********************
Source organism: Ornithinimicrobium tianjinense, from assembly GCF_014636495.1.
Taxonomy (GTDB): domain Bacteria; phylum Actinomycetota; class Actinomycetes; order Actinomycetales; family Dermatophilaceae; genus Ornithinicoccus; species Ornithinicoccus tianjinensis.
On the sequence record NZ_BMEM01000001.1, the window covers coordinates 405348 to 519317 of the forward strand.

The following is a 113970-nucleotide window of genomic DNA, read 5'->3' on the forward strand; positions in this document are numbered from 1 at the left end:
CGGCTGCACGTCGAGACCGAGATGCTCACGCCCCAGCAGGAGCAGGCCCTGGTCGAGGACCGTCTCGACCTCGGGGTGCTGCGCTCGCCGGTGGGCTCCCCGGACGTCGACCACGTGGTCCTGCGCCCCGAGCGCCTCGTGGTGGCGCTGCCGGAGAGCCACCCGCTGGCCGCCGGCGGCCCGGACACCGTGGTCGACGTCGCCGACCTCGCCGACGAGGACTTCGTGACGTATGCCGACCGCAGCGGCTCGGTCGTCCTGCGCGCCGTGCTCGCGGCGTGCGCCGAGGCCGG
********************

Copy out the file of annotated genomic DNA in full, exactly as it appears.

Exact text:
Source organism: Ornithinimicrobium tianjinense, from assembly GCF_014636495.1.
Taxonomy (GTDB): domain Bacteria; phylum Actinomycetota; class Actinomycetes; order Actinomycetales; family Dermatophilaceae; genus Ornithinicoccus; species Ornithinicoccus tianjinensis.
On the sequence record NZ_BMEM01000001.1, the window covers coordinates 405348 to 519317 of the forward strand.

The following is a 113970-nucleotide window of genomic DNA, read 5'->3' on the forward strand; positions in this document are numbered from 1 at the left end:
CGGCTGCACGTCGAGACCGAGATGCTCACGCCCCAGCAGGAGCAGGCCCTGGTCGAGGACCGTCTCGACCTCGGGGTGCTGCGCTCGCCGGTGGGCTCCCCGGACGTCGACCACGTGGTCCTGCGCCCCGAGCGCCTCGTGGTGGCGCTGCCGGAGAGCCACCCGCTGGCCGCCGGCGGCCCGGACACCGTGGTCGACGTCGCCGACCTCGCCGACGAGGACTTCGTGACGTATGCCGACCGCAGCGGCTCGGTCGTCCTGCGCGCCGTGCTCGCGGCGTGCGCCGAGGCCGG